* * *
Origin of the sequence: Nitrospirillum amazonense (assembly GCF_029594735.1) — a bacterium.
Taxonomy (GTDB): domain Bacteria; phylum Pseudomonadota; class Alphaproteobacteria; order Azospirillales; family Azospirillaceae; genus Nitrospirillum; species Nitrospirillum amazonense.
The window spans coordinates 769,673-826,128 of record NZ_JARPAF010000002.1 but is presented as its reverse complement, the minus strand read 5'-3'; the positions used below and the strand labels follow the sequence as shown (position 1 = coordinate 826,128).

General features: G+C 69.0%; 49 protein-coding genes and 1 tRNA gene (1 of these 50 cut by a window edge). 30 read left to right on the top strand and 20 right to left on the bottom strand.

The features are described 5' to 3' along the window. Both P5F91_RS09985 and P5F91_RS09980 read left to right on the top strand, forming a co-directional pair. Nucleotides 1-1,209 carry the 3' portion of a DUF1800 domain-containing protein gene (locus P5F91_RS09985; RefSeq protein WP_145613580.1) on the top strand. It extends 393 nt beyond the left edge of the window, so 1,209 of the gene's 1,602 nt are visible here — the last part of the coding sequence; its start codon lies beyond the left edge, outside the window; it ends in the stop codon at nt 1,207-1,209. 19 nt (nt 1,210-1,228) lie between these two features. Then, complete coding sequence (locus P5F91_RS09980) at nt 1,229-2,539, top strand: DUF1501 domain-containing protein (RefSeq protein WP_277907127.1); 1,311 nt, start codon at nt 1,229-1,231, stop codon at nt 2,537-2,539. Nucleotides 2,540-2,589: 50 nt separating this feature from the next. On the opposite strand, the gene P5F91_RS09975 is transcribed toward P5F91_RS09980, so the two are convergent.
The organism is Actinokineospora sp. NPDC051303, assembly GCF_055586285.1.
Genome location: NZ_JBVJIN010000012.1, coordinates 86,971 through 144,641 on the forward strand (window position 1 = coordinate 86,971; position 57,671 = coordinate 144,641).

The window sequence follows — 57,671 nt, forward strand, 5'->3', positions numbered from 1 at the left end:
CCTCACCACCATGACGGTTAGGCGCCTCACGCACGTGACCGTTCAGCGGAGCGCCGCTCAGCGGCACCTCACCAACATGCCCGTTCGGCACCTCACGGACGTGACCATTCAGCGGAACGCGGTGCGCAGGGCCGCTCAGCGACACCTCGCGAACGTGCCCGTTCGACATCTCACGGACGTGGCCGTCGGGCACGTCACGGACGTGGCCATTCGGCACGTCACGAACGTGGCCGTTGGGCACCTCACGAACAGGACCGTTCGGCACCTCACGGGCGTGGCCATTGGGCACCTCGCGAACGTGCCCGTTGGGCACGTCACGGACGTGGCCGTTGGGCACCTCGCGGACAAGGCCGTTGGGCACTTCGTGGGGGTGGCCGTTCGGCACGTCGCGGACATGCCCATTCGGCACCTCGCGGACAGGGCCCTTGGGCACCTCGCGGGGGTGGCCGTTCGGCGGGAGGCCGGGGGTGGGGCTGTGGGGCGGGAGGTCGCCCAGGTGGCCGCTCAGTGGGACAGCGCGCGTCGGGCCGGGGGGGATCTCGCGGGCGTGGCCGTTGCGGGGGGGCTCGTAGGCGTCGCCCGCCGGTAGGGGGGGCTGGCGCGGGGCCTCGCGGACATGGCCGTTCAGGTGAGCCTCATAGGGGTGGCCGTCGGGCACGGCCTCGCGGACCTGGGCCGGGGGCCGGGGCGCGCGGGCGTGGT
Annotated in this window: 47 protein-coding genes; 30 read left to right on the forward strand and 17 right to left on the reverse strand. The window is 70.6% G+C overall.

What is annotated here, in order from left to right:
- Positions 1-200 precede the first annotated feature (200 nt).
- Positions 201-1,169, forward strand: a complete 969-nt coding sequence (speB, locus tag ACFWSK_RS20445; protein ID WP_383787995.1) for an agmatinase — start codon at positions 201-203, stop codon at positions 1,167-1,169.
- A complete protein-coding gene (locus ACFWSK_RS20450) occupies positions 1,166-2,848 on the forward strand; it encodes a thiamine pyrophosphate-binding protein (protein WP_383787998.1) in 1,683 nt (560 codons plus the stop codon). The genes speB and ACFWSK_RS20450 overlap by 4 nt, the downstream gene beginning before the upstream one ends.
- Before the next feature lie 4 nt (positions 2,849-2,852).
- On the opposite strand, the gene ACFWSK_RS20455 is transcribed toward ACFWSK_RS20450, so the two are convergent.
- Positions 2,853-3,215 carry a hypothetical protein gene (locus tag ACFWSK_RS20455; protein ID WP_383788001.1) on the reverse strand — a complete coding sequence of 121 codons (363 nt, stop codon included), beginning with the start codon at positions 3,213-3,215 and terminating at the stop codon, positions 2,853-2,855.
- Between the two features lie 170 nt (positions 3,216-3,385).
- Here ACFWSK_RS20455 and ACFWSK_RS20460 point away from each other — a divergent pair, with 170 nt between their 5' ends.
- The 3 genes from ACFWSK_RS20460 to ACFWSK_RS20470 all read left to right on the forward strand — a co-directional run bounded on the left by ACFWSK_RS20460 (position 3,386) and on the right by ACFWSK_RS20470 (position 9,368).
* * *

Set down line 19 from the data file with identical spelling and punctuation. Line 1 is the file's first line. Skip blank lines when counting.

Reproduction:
- Here ACFWSK_RS20455 and ACFWSK_RS20460 point away from each other — a divergent pair, with 170 nt between their 5' ends.